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DYSLEXIA : A Review of the Literature Pertaining to the Neurophysiology of Developmental Dyslexia.

Stephen Sexton


Dyslexia effects between 5-17 % of the population (Shaywitz,1998), and is a diagnosis often given to children or adults at the lower spectrum of reading ability in both speed and comprehension. Demb et al (1998) suggested in his article that “reading rate may be the most sensitive marker of dyslexia in adults with a childhood history of dyslexia and some level of compensation in adulthood”. While adults with a childhood history of dyslexia may have compensated for their learning disability by employing other cognitive skills to the task, the underlying abnormality in brain activity is still present, therefore maintaining their slow rate of reading (Demb et al, 1998).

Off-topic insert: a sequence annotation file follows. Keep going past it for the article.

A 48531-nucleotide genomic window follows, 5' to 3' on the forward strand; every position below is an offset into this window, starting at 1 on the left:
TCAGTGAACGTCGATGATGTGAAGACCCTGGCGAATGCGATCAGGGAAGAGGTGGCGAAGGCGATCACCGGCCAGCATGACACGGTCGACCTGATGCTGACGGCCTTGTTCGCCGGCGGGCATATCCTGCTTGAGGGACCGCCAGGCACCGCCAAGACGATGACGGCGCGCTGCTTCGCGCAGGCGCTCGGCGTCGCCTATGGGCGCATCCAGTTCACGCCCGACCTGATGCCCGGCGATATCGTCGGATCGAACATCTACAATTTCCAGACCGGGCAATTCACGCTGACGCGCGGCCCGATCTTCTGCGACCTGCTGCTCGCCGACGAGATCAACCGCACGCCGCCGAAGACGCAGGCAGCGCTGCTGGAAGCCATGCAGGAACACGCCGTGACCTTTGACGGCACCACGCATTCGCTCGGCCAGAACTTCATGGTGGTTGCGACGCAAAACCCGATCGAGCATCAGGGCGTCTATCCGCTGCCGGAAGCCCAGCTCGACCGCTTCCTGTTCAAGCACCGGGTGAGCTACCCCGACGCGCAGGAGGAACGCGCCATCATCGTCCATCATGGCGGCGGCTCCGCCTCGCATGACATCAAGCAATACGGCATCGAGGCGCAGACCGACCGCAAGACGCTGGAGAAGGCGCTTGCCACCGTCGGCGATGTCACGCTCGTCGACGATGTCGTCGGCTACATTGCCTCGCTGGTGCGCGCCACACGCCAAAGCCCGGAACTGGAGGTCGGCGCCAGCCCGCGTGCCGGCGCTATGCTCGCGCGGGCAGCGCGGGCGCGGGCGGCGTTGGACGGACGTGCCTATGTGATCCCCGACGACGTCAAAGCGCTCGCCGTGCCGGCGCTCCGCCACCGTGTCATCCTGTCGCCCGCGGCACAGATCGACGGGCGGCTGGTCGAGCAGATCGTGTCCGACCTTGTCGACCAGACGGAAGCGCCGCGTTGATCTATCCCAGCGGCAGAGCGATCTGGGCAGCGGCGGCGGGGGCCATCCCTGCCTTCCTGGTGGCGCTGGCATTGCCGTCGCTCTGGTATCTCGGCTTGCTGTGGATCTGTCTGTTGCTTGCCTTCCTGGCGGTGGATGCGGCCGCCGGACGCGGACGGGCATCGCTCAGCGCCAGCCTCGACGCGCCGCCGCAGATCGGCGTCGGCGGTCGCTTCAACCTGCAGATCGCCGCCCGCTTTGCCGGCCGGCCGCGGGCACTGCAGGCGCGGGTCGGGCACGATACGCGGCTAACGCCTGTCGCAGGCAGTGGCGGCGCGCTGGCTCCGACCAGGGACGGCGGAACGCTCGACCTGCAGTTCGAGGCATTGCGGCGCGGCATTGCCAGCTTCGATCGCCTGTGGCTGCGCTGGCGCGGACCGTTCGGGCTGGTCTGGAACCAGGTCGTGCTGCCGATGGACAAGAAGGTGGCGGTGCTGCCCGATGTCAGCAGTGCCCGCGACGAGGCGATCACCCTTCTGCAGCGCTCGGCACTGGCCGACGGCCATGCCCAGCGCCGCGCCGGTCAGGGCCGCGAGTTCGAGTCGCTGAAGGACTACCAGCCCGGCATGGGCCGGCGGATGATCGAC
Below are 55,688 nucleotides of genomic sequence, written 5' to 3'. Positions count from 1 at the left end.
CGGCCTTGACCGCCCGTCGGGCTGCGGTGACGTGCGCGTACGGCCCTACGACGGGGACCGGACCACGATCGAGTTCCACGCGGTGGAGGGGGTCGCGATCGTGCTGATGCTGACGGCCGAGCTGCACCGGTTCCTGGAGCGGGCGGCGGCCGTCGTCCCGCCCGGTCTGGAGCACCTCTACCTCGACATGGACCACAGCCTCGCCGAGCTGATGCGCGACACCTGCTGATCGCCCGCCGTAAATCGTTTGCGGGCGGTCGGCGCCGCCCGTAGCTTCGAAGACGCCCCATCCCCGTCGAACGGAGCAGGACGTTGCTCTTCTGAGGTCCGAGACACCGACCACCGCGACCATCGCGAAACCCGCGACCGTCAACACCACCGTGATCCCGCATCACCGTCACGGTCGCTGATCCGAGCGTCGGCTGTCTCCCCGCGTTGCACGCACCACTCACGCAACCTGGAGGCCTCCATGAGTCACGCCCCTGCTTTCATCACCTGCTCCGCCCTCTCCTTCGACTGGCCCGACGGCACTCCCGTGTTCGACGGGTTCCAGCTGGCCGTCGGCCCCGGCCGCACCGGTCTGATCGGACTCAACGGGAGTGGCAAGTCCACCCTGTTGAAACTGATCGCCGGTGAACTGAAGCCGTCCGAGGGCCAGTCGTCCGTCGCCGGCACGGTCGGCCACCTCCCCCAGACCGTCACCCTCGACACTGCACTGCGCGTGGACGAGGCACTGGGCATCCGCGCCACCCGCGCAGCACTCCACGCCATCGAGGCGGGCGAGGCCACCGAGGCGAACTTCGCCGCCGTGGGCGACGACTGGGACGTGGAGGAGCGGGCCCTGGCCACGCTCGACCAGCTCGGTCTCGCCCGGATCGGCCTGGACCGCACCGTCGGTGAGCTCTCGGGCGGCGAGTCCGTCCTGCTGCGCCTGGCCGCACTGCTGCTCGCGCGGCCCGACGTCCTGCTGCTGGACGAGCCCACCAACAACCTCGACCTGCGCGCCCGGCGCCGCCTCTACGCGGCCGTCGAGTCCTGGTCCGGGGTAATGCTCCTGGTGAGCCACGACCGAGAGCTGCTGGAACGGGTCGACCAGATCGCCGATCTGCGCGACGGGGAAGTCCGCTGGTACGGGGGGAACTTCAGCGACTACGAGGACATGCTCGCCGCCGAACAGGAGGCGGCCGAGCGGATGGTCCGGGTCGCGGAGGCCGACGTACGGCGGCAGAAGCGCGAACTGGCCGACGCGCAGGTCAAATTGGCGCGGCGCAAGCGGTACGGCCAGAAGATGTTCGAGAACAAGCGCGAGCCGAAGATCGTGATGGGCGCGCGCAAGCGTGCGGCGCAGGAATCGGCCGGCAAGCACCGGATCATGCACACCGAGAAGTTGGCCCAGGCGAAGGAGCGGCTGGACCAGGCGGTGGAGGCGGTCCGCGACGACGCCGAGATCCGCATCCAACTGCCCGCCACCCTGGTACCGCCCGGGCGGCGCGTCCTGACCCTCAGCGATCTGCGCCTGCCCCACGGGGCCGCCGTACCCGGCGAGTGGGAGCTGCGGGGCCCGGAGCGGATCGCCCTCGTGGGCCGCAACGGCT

Various theories have been presented regarding the underlying mechanism of dyslexia with the most popular theory being dysfunction of the M-cell transient visual pathway between M-type retinal ganglion cells and the posterior parietal cortex (Demb (98), Shaywitz (95), Stein (97), Beauchamp (97), Demb (94), Horwitz (98)). It has also been pointed out that deficits in the transient visual pathway may only be one component of a more generalized disorder of information processing (Farmer & Klein, 95). Demb (94) and Stein (97) hypothesized from their own and other studies that dyslexics may have a deficit in fast temporal processing of any stimulus, and further, that phonological, visual and motor deficits may all be affected by this fundamental deficit (Stein, 97). This could explain the difficulties experienced in reading and listening comprehension and visuo-spatial skills including general coordination and motor planning.